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First time building a $750-850 multi-purpose PC

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April 1, 2012 8:48:37 AM

Approximate Purchase Date: 1-2 Weeks

Budget Range: $750-850 Before rebates

System Usage from Most to Least Important: Surfing the internet, gaming, graduate school work, movies, music

Parts Not Required: All that I currently have is a keyboard

Preferred Website(s) for Parts: Newegg

Country:US (Denver, Colorado)

Parts Preferences: Preferably Intel

Overclocking: Doubtful

SLI or Crossfire: Doubtful

Monitor Resolution: TBD (Hoping for help on a monitor purchase)

Additional Comments: I game semi-often, nothing too fancy, I play LotRO, MLB2k** games. Just looking for a nice general use PC. I know that what I've chosen is a little more expensive (a monitor won't really fit in the budget for this PC, but I can probably scrounge up the extra cash somewhere).

Parts so far:

Case: COOLER MASTER HAF 912 RC-912-KKN1 Black SECC/ ABS Plastic ATX Mid Tower Computer Case

CPU: Intel Core i3-2120 Sandy Bridge 3.3GHz LGA 1155 65W Dual-Core Desktop Processor Intel HD Graphics 2000 BX80623I32120

Mobo: GIGABYTE GA-Z68AP-D3(R2.0) LGA 1155 Intel Z68 HDMI SATA 6Gb/s USB 3.0 ATX Intel Motherboard

PSU: Rosewill Green Series RG530-S12 530W Continuous @40°C, 80 PLUS Certified, Single 12V Rail, Active PFC "Compatible with Core ...

GPU: SAPPHIRE 100314-3L Radeon HD 6870 1GB 256-bit GDDR5 PCI Express 2.1 x16 HDCP Ready CrossFireX Support Video Card

RAM: G.SKILL Ares Series 8GB (2 x 4GB) 240-Pin DDR3 SDRAM DDR3 1600 (PC3 12800) Desktop Memory Model F3-1600C9D-8GAB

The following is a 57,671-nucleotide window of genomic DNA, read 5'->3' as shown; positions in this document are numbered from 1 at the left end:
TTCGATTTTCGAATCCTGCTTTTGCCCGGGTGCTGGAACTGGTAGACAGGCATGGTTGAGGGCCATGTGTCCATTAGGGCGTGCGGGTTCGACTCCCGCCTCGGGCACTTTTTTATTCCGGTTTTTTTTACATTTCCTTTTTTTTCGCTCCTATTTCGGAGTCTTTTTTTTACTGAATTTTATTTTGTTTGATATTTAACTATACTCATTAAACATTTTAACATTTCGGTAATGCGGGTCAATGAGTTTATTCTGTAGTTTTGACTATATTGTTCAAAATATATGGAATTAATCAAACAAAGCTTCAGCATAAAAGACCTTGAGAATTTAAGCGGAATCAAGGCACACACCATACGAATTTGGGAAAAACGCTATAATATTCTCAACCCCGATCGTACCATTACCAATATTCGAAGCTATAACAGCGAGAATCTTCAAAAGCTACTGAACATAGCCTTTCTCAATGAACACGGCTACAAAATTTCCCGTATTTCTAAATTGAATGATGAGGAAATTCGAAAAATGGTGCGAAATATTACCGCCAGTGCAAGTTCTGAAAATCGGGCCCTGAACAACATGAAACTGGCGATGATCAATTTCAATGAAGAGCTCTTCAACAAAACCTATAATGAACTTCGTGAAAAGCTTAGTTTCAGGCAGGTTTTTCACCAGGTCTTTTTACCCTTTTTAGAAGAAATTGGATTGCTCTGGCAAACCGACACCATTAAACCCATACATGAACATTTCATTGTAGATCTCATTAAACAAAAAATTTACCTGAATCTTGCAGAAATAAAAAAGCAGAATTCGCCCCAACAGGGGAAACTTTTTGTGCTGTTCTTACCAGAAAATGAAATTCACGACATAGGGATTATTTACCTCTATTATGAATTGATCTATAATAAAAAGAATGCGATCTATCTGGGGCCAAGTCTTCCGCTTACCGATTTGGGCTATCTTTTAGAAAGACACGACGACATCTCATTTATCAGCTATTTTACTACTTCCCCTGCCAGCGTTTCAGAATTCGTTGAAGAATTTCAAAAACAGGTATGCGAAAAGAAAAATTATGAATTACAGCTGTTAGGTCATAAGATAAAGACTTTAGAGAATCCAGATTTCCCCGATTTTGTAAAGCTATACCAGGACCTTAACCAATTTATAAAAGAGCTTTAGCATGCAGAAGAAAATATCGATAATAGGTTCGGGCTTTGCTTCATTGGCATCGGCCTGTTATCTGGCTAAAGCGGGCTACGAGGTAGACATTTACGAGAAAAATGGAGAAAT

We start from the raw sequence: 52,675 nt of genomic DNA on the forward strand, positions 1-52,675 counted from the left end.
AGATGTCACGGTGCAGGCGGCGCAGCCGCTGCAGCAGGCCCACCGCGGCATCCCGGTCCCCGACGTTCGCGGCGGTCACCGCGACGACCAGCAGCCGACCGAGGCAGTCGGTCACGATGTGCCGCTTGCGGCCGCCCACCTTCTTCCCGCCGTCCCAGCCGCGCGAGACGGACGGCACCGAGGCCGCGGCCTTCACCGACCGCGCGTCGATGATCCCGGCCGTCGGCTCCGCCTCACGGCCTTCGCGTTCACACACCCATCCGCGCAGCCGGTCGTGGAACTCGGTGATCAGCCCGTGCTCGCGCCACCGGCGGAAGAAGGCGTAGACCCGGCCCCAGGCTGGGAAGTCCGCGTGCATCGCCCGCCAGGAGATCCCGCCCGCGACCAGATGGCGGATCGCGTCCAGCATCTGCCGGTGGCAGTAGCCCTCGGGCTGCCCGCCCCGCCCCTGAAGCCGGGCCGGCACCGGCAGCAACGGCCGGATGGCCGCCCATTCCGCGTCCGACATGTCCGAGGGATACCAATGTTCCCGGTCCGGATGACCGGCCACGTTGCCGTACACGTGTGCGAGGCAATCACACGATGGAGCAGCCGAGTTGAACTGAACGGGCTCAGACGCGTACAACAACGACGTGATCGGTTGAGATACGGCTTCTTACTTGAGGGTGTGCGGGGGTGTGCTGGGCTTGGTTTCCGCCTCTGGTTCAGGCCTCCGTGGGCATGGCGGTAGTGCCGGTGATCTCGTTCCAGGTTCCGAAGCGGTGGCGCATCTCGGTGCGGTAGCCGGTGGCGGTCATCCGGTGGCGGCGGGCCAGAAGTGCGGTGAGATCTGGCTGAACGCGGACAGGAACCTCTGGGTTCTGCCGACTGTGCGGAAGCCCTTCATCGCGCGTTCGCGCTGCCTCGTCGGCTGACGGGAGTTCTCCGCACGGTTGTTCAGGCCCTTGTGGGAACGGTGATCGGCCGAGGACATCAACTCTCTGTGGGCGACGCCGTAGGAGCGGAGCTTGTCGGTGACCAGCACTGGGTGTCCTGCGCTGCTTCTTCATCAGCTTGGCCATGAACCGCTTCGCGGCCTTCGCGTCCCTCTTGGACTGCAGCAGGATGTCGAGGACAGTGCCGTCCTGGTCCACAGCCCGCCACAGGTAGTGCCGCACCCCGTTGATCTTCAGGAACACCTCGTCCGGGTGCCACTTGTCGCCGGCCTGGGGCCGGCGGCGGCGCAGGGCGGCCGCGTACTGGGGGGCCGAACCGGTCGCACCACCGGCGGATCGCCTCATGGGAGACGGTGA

HDD: Western Digital Caviar Blue WD5000AAKX 500GB 7200 RPM SATA 6.0Gb/s 3.5" Internal Hard Drive -Bare Drive

SSD: Crucial M4 CT064M4SSD2 2.5" 64GB SATA III MLC Internal Solid State Drive (SSD)

OS: Microsoft Windows 7 Home Premium SP1 64-bit - OEM

Optical Drive: ASUS DRW-24B1ST/BLK/B/AS Black SATA 24X DVD Burner - Bulk - OEM

Monitor: ASUS VS Series VS247H-P Black 23.6" 2ms LED Backlight Widescreen LCD Monitor

Total cost before rebates: $1040.89

So any suggestions? I don't really want to go above this price, any suggestions on ways to save money are, of course, appreciated. Thanks for all your help!
April 1, 2012 9:18:04 AM

Looks fine for a computer at your budget range. One thing I'd do is swap out the WD IntelliPower drive with a standard WD Caviar Blue 7200 RPM 500 GB drive. Without an SSD boot drive, you'll want all the performance you can get out of your HDD. I'd also swap your motherboard for a full ATX model such as the ASRock H61ICAFE. This will give you more DIMM slots for RAM and more PCI expansion slots if you want to put in an expansion card later. For the same price, it's definitely a good choice.

WD Caviar Blue - http://www.newegg.com/Product/Product.aspx?Item=N82E168...
ASRock H61ICAFE - http://www.newegg.com/Product/Product.aspx?Item=N82E168...

EDIT: If you have the cash, I would highly recommend something like the GIGABYTE GA-Z68AP-D3. This gets you out of the very entry level H61 chipset market and into the mainstream Z68 market. This removes some of the odd chipset limitations of H61 (like only supporting 4 DIMMs of single sided RAM). It also provides 2 PCI express x16 slots if you want to install another 6870 later on for improved performance (though the slot is only wired x4 you may want to stick with 1 card).

http://www.newegg.com/Product/Product.aspx?Item=N82E168...